Maria Sharapova: The Unstoppable Victim

Maria Sharapova standing on court with her arm in the air

Returning from a 15-month suspension from tennis for drug offences, Maria Sharapova seeks to rewrite history in her September 2017 memoir, Unstoppable: My Life So Far. Recounting her turbulent life born to a family displaced by the Chernobyl disaster, adversity has flirted with Sharapova across her journey from Siberia to Sochi, Florida, Wimbledon champion at seventeen, world number one, and finally the Court of Arbitration for Sport. In an entertaining, insightful, blunt read, she explains the singular will which has propelled her through every struggle. Yet in the quest to live up to her “unstoppable” billing, Sharapova is all too willing to embellish the truth and assign blame extensively. Any memoir is, by definition, self-centred, as is any sportsperson who wishes to excel, especially in a singles game of tennis. But the by-product of Sharapova’s persistence is a siege mentality, developed during her strained childhood. She now considers all her problems to be somebody else’s fault.

The ability of Maria and her father, Yuri Sharapov, to navigate the early difficulties of her childhood is truly inspiring. Making the decision to estrange themselves in a foreign country with no income or place to stay, and only a prodigal tennis ability to give them exposure, was courageous. But soon, Sharapova’s description of a self-enforced exile goes sour; she becomes a victim. Rich kids are ostracising her at the Bolletieri Academy. Serena Williams develops a personal vendetta. The World Anti-Doping Agency and International Tennis Federation want to make an example of her. Of course, there are countless moments where the Russian’s desire to keep playing and winning against the odds is laudable, from her arrival in Miami as a six-year old speaking no English, to her shoulder surgery in October 2008 which required Sharapova to virtually re-teach herself tennis. In 2016, she continued to train for nine months while tribunals decided whether she should be banned for four years for doping offences, which would have effectively sealed her retirement. Sharapova brings a focus to the court, virtually unmatched point-by-point, that I’ve only seen in Rafael Nadal. But she has gained her determination with the price of stubbornness, and almost the desire to be an outcast.

An innocent if unforgiveable mistake in January 2016 cost Maria Sharapova 15 months of her career and tarnished her professional legacy, yet through her memoir she still attempts to reapportion blame. The ITF decision to ban the drug meldonium is portrayed as a cynical plot to punish Eastern European athletes in the wake of the Russian-focused doping scandal in 2015-16. Sharapova contends that it is an over-the-counter heart medication regularly used in Russia, which tennis authorities believed must be ubiquitous due to performance-enhancing effects. As such, she was the ITF’s scapegoat to make an example of Russian doping. Tenuous or not, however, she flouted a ban when failing to notice on 1st January 2016 that meldonium was added to a banned substances list. She may dispute the terminology, but during the Australian Open in 2016, Maria Sharapova was an inadvertent cheat.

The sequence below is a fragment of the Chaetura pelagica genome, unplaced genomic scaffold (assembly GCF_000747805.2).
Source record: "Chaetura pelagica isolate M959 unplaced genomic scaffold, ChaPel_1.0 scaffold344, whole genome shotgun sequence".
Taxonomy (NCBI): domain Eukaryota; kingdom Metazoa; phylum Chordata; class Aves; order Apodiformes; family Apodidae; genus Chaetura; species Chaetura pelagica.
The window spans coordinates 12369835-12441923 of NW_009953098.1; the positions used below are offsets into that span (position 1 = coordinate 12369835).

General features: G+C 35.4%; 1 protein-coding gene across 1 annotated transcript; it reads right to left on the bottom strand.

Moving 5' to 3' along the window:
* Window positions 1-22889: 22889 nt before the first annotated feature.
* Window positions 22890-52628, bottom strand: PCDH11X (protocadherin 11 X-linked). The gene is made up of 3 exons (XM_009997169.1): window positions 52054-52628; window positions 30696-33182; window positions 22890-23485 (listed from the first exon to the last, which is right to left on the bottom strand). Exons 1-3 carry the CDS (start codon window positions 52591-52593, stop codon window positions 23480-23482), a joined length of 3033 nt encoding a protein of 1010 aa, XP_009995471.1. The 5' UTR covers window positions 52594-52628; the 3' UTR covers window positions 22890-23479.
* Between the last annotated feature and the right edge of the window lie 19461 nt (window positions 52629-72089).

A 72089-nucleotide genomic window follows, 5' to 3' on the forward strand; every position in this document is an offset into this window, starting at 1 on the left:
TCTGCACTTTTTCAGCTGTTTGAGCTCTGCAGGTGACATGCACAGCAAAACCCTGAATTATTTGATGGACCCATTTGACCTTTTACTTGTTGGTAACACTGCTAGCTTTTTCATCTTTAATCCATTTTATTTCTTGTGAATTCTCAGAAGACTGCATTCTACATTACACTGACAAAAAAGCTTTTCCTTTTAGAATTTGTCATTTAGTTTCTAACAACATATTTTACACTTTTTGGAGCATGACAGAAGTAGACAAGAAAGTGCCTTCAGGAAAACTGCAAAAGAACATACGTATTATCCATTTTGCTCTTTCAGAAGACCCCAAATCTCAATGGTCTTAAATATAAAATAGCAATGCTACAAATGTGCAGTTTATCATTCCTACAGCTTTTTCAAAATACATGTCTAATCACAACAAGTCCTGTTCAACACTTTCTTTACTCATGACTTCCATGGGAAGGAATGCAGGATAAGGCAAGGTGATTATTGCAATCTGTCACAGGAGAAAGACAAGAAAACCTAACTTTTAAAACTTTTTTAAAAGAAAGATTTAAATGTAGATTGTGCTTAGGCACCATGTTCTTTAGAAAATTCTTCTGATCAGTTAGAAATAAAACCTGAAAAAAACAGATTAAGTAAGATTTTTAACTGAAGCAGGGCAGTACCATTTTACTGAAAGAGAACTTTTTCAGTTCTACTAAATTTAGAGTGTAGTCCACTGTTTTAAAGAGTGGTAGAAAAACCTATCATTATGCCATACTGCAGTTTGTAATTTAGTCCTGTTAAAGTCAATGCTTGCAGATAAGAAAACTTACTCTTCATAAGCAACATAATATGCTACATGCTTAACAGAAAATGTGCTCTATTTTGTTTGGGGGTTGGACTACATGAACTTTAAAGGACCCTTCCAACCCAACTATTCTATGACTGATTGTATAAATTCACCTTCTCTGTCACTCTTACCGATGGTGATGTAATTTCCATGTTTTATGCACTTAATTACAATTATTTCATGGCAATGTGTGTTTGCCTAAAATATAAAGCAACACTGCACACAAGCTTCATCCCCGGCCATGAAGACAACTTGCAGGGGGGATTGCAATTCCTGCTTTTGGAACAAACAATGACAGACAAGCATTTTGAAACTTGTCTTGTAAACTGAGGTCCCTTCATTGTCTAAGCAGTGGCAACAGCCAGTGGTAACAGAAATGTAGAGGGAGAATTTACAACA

Her retrospective argument, backed by the Court of Arbitration for Sport, that the ITF should have more clearly flagged that such a commonly-used substance was now banned, is infantile. Any professional with the utmost standards of personal conduct would at least forward verbose ITF emails to their doctor or trainer, to comb through and look for additions. Clearly, other tennis players using meldonium before 1st January 2016 did. I believe that what Sharapova did was unintentional, but it was a clumsy, negligent oversight. Few non-Russian players have rallied to her defence, but castigations from the likes of Eugenie Bouchard, Caroline Wozniacki, and Andy Murray bolster her story of unfair victimisation. Sharapova cannot claim to be an ITF stooge, or dispute the utility of a meldonium ban after falling foul, but both aid her “unstoppable” refrain.

Sharapova’s inexhaustible determination and self-belief err on the side of spiteful arrogance throughout the book. This may be more offensive to British sensibilities than a naturally more confident American audience, but I would imagine the passages which consider her relationship with Serena Williams make for universal uncomfortable reading. Sharapova makes the ludicrous assumption that their “rivalry” (2-19 in Williams’ favour) began at the age of twelve or thirteen, long before either Williams sister had ever heard of her. On this occasion, they came to practice at the Bolletieri Academy, but Sharapova notes that she was ‘not going to let them see me at their practice…I will never give them that satisfaction.’ As such, she watched from – of all places - a peephole in a recording shed. The next time she saw Serena, at the 2002 Wimbledon Champions Ball, Sharapova was seemingly unable to stand up in respect of Serena Williams’ entry as the Ladies’ Singles Champion. Most contrived is Sharapova’s contention that she has not been able to beat Serena in 18 successive attempts because, after Sharapova saw her cry in the locker room following their 2004 Wimbledon final, Williams vowed never to lose to her again.